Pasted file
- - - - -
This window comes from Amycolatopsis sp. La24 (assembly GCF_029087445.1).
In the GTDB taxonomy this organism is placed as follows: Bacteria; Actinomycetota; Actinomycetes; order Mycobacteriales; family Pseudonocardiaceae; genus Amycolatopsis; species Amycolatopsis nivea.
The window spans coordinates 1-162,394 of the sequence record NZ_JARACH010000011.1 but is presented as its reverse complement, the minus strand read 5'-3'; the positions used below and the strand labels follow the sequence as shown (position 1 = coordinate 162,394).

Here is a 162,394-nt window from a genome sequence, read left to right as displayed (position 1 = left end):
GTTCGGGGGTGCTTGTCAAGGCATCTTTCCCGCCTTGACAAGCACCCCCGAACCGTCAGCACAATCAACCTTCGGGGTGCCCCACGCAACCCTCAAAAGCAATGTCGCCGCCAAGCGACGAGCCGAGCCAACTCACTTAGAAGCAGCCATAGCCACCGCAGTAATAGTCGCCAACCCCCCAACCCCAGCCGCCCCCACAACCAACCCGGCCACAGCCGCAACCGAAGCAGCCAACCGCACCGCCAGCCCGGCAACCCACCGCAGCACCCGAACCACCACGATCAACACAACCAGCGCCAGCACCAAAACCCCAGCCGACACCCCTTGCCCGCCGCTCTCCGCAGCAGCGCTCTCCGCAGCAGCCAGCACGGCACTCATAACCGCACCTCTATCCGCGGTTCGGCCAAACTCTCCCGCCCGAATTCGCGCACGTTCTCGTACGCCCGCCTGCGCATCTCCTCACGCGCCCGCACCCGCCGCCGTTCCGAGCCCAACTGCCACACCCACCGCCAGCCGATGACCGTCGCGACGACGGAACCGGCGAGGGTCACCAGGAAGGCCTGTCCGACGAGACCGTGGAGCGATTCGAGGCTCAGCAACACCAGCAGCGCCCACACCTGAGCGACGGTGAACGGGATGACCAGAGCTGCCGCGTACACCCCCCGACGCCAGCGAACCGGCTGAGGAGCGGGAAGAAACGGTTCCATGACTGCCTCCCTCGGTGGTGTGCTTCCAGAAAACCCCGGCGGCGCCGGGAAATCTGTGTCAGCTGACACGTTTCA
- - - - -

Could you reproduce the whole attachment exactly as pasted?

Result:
This window comes from Amycolatopsis sp. La24 (assembly GCF_029087445.1).
In the GTDB taxonomy this organism is placed as follows: Bacteria; Actinomycetota; Actinomycetes; order Mycobacteriales; family Pseudonocardiaceae; genus Amycolatopsis; species Amycolatopsis nivea.
The window spans coordinates 1-162,394 of the sequence record NZ_JARACH010000011.1 but is presented as its reverse complement, the minus strand read 5'-3'; the positions used below and the strand labels follow the sequence as shown (position 1 = coordinate 162,394).

Here is a 162,394-nt window from a genome sequence, read left to right as displayed (position 1 = left end):
GTTCGGGGGTGCTTGTCAAGGCATCTTTCCCGCCTTGACAAGCACCCCCGAACCGTCAGCACAATCAACCTTCGGGGTGCCCCACGCAACCCTCAAAAGCAATGTCGCCGCCAAGCGACGAGCCGAGCCAACTCACTTAGAAGCAGCCATAGCCACCGCAGTAATAGTCGCCAACCCCCCAACCCCAGCCGCCCCCACAACCAACCCGGCCACAGCCGCAACCGAAGCAGCCAACCGCACCGCCAGCCCGGCAACCCACCGCAGCACCCGAACCACCACGATCAACACAACCAGCGCCAGCACCAAAACCCCAGCCGACACCCCTTGCCCGCCGCTCTCCGCAGCAGCGCTCTCCGCAGCAGCCAGCACGGCACTCATAACCGCACCTCTATCCGCGGTTCGGCCAAACTCTCCCGCCCGAATTCGCGCACGTTCTCGTACGCCCGCCTGCGCATCTCCTCACGCGCCCGCACCCGCCGCCGTTCCGAGCCCAACTGCCACACCCACCGCCAGCCGATGACCGTCGCGACGACGGAACCGGCGAGGGTCACCAGGAAGGCCTGTCCGACGAGACCGTGGAGCGATTCGAGGCTCAGCAACACCAGCAGCGCCCACACCTGAGCGACGGTGAACGGGATGACCAGAGCTGCCGCGTACACCCCCCGACGCCAGCGAACCGGCTGAGGAGCGGGAAGAAACGGTTCCATGACTGCCTCCCTCGGTGGTGTGCTTCCAGAAAACCCCGGCGGCGCCGGGAAATCTGTGTCAGCTGACACGTTTCA